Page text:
(WKBW) — The 2019 NFL Scouting Combine officially got underway from a media perspective on Wednesday, as the key decision makers from individual teams met with the media while the first wave of players went through the initial stages of a week full of testing.
The Buffalo Bills were no different, as head coach Sean McDermott met with both the national and local media on Wednesday. While general manager Brandon Beane won't speak publicly until Thursday, McDermott also gave some noteworthy answers along the way.
In the video above, you'll find the full one-on-one interview with McDermott in which you can see the answers for yourself (with the time of the quote in the headlines below). In the six-plus minutes with the head coach, here were my five takeaways in regards to the offseason:
1) McDermott's vision for the offense (1:20)
- During the 2018 season, the frustration levels from the fan base in what was happening on offense reached peak levels around the middle of the season. Once Josh Allen went down with an injury, there was a brief moment of hopelessness from a fan perspective with an offense struggling to score touchdowns for multiple weeks. It certainly improved once Allen returned, but there was still quite a bit missing. The need to improve offensively is as clear as day, as McDermott pointed to the young players on the defensive side of the ball that provide them hope later in the interview. However, the bigger question in regards to the offense is what McDermott hopes it looks like at its peak -- and with it, McDermott provided a threshold. It's a relatively simple premise, seeing as how the team with the most points wins the game, but McDermott doesn't seem interested in the low-scoring, grind it out games that the Bills had to grow accustomed to over the last two seasons. McDermott's premise was that for sustained success, they have to be able to put up 21-plus points consistently. Obvious, yet difficult to attain. In the 33 games the Bills have played under McDermott, the team failed to score 21 or more 19 times. It happened 11 times out of 16 games in 2018 alone. McDermott even alludes to it as some old-school thinking from more defensive-minded coaches, but it seems as though he wants things to open up regardless of conditions.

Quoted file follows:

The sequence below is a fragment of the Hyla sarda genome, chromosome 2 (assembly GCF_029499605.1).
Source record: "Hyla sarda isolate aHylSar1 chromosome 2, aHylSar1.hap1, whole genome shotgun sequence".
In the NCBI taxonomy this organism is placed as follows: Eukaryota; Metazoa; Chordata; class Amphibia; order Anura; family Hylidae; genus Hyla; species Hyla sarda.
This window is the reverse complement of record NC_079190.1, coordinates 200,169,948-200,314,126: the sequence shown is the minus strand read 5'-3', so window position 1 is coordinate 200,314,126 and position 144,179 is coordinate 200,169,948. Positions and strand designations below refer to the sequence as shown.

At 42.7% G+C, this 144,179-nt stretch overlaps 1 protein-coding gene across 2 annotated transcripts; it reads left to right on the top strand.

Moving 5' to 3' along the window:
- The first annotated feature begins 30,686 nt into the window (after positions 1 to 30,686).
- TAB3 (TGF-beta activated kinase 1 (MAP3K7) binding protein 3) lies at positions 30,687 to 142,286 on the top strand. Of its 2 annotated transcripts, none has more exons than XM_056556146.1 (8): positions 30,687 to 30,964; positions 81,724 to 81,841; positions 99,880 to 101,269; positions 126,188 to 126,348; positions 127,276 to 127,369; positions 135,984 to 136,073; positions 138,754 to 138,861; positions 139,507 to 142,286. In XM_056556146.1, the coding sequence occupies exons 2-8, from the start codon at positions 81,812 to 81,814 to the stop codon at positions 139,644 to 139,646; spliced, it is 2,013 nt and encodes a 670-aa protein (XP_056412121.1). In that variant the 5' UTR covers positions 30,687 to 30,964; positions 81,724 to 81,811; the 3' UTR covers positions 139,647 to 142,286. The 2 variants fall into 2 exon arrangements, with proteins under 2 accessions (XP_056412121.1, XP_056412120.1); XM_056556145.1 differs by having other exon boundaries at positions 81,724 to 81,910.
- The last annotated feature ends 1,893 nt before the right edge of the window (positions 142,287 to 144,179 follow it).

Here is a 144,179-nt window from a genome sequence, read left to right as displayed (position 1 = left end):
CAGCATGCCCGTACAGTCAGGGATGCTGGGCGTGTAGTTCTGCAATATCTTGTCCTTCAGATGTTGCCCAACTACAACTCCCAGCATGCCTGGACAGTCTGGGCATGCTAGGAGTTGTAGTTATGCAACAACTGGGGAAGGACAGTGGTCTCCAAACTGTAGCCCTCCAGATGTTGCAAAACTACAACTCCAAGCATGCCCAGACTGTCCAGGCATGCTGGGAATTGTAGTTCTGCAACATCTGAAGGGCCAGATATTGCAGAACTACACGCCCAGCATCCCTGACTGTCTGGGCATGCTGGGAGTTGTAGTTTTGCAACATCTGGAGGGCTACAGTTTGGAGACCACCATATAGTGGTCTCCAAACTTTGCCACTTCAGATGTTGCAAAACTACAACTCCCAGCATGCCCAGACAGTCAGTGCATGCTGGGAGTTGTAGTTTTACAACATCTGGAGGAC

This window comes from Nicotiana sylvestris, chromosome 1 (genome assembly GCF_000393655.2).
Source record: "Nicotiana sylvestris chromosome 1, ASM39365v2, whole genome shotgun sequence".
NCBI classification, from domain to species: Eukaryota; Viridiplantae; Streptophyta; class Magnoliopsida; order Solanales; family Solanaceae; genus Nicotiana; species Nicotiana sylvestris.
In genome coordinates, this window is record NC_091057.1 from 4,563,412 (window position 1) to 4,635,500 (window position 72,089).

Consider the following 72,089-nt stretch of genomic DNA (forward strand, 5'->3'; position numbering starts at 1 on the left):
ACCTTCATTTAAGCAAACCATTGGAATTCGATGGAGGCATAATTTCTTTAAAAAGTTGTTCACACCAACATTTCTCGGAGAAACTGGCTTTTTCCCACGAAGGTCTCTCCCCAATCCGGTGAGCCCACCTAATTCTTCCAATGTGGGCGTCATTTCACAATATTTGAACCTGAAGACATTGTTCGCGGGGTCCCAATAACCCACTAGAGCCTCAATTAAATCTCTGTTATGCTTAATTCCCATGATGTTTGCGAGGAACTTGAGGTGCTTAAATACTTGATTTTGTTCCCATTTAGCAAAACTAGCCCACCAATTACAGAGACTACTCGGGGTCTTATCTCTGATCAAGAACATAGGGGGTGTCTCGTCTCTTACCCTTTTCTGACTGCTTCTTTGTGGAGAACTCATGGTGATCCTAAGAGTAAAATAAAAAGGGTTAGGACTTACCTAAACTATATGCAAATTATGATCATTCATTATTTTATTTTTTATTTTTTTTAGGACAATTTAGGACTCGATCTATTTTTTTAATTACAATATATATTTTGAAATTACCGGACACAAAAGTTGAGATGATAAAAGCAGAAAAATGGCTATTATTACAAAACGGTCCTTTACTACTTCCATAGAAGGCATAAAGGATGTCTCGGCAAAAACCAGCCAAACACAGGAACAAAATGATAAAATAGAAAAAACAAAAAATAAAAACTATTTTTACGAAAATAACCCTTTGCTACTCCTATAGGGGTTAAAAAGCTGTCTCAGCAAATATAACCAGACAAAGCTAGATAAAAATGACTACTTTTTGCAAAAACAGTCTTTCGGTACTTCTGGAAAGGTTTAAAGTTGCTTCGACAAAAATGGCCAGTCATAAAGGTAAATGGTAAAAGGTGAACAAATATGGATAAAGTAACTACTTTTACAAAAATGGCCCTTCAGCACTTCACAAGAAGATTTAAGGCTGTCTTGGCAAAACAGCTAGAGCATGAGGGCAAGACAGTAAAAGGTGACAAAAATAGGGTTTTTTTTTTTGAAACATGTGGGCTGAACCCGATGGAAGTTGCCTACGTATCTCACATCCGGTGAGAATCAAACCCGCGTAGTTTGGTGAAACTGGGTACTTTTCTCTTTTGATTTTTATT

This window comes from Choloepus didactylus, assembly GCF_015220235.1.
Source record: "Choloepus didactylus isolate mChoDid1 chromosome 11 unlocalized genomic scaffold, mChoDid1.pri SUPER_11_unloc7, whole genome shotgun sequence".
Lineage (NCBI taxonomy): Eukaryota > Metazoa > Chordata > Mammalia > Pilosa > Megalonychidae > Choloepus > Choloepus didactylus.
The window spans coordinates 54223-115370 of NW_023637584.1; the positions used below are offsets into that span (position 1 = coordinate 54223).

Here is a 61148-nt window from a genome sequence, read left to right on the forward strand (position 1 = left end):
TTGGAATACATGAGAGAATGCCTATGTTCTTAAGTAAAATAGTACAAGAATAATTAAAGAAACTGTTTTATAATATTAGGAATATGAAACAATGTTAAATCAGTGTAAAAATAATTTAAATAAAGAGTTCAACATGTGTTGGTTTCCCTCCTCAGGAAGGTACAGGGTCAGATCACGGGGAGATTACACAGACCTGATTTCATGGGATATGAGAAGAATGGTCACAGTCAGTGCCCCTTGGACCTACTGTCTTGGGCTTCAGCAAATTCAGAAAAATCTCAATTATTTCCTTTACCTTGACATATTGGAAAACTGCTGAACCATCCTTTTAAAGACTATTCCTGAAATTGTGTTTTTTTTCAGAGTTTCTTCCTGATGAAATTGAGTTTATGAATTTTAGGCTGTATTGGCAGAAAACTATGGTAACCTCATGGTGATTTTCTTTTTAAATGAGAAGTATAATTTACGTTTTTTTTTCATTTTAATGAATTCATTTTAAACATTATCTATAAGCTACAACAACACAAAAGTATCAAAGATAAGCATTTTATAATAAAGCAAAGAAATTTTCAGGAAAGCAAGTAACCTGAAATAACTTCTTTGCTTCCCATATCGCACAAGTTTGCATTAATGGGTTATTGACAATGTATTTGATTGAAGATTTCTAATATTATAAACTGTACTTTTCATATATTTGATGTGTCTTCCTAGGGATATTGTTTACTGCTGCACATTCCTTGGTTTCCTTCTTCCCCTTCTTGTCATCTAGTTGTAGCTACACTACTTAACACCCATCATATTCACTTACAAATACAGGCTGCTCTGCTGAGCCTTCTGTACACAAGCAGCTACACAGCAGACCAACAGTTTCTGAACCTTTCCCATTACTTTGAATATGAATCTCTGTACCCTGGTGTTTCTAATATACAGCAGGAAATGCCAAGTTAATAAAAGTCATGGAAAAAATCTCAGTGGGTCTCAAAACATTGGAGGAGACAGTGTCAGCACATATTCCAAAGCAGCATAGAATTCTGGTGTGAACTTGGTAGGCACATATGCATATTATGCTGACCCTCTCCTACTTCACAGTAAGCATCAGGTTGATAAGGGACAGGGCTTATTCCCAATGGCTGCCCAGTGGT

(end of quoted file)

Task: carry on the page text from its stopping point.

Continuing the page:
"I think to be a legitimate contender in this league you've got to be able to score, week in or week our, or a threat to score 21 points a game."
On numerous occasions, McDermott has pointed out that this is a passing league and that the way to sustained success is through the quarterback position. So if it wasn't obvious before with the way the majority of the offseason will lean based on the lack of talent on the offensive side of the ball, it should resonate even more now. The Bills are likely going hard at addressing the offense in free agency and the draft.
2) McDermott's "identity" positions (2:47)
- Along with scoring points, the Bills have to be able to provide more yards in unison with the passing game by establishing some bit of a threat on the ground -- to which they had none outside of the win over the New York Jets in the Matt Barkley game. But regardless if it's running the ball or passing the ball, McDermott mentioned the offensive line as one of his core "identity positions." Take it for what it's worth, but what's important to McDermott is also top of mind for Beane, considering the Bills did what they did to move up and draft Tremaine Edmunds last season. Middle linebacker is not a high profile position for many teams anymore, but for McDermott, it's one of the most important -- to which Beane responded by giving up multiple picks to get Edmunds on the roster. You would think, based on the overall lack of success in finding immediate starters through the NFL Draft, the Bills will be quite active in their approach for free agent offensive linemen. Without any restrictions due to incumbent starters, the Bills have a blank canvas from which to work in adding to such a strong "identity" position for the head coach. We'll have to wait to hear from Beane on Thursday, but by the time March 13 rolls around, it would be a bit of a shock if the Bills aren't in on multiple free agents attached to that group. As for Beane, his thoughts on drafting offensive linemen versus finding more established players is one of the things I'm most interested by Thursday.